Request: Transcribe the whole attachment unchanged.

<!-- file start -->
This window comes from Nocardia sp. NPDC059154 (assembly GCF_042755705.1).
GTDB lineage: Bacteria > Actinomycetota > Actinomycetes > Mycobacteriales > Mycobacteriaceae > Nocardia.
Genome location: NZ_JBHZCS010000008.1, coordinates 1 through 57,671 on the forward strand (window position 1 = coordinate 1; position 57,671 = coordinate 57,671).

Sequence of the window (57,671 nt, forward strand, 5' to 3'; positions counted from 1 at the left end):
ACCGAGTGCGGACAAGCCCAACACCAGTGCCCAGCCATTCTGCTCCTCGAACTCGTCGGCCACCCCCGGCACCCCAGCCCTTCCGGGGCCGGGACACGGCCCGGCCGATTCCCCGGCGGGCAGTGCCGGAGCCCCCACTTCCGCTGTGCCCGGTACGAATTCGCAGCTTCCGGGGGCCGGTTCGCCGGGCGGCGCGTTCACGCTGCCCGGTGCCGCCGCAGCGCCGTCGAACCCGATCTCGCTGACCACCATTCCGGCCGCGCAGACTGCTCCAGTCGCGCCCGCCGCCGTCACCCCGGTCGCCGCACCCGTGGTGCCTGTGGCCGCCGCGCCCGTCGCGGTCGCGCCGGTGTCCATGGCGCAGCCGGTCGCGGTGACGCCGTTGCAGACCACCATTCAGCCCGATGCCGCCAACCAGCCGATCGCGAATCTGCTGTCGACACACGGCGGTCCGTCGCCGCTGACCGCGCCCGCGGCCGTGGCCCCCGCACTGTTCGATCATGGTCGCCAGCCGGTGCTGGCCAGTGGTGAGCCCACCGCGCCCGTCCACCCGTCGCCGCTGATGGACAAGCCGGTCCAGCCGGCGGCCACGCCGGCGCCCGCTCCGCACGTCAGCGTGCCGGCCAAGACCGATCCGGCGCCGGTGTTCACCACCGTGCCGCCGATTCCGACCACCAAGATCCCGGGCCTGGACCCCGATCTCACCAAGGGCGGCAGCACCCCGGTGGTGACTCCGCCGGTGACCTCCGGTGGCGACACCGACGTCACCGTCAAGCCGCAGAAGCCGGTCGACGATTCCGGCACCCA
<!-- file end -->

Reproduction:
This window comes from Nocardia sp. NPDC059154 (assembly GCF_042755705.1).
GTDB lineage: Bacteria > Actinomycetota > Actinomycetes > Mycobacteriales > Mycobacteriaceae > Nocardia.
Genome location: NZ_JBHZCS010000008.1, coordinates 1 through 57,671 on the forward strand (window position 1 = coordinate 1; position 57,671 = coordinate 57,671).

Sequence of the window (57,671 nt, forward strand, 5' to 3'; positions counted from 1 at the left end):
ACCGAGTGCGGACAAGCCCAACACCAGTGCCCAGCCATTCTGCTCCTCGAACTCGTCGGCCACCCCCGGCACCCCAGCCCTTCCGGGGCCGGGACACGGCCCGGCCGATTCCCCGGCGGGCAGTGCCGGAGCCCCCACTTCCGCTGTGCCCGGTACGAATTCGCAGCTTCCGGGGGCCGGTTCGCCGGGCGGCGCGTTCACGCTGCCCGGTGCCGCCGCAGCGCCGTCGAACCCGATCTCGCTGACCACCATTCCGGCCGCGCAGACTGCTCCAGTCGCGCCCGCCGCCGTCACCCCGGTCGCCGCACCCGTGGTGCCTGTGGCCGCCGCGCCCGTCGCGGTCGCGCCGGTGTCCATGGCGCAGCCGGTCGCGGTGACGCCGTTGCAGACCACCATTCAGCCCGATGCCGCCAACCAGCCGATCGCGAATCTGCTGTCGACACACGGCGGTCCGTCGCCGCTGACCGCGCCCGCGGCCGTGGCCCCCGCACTGTTCGATCATGGTCGCCAGCCGGTGCTGGCCAGTGGTGAGCCCACCGCGCCCGTCCACCCGTCGCCGCTGATGGACAAGCCGGTCCAGCCGGCGGCCACGCCGGCGCCCGCTCCGCACGTCAGCGTGCCGGCCAAGACCGATCCGGCGCCGGTGTTCACCACCGTGCCGCCGATTCCGACCACCAAGATCCCGGGCCTGGACCCCGATCTCACCAAGGGCGGCAGCACCCCGGTGGTGACTCCGCCGGTGACCTCCGGTGGCGACACCGACGTCACCGTCAAGCCGCAGAAGCCGGTCGACGATTCCGGCACCCA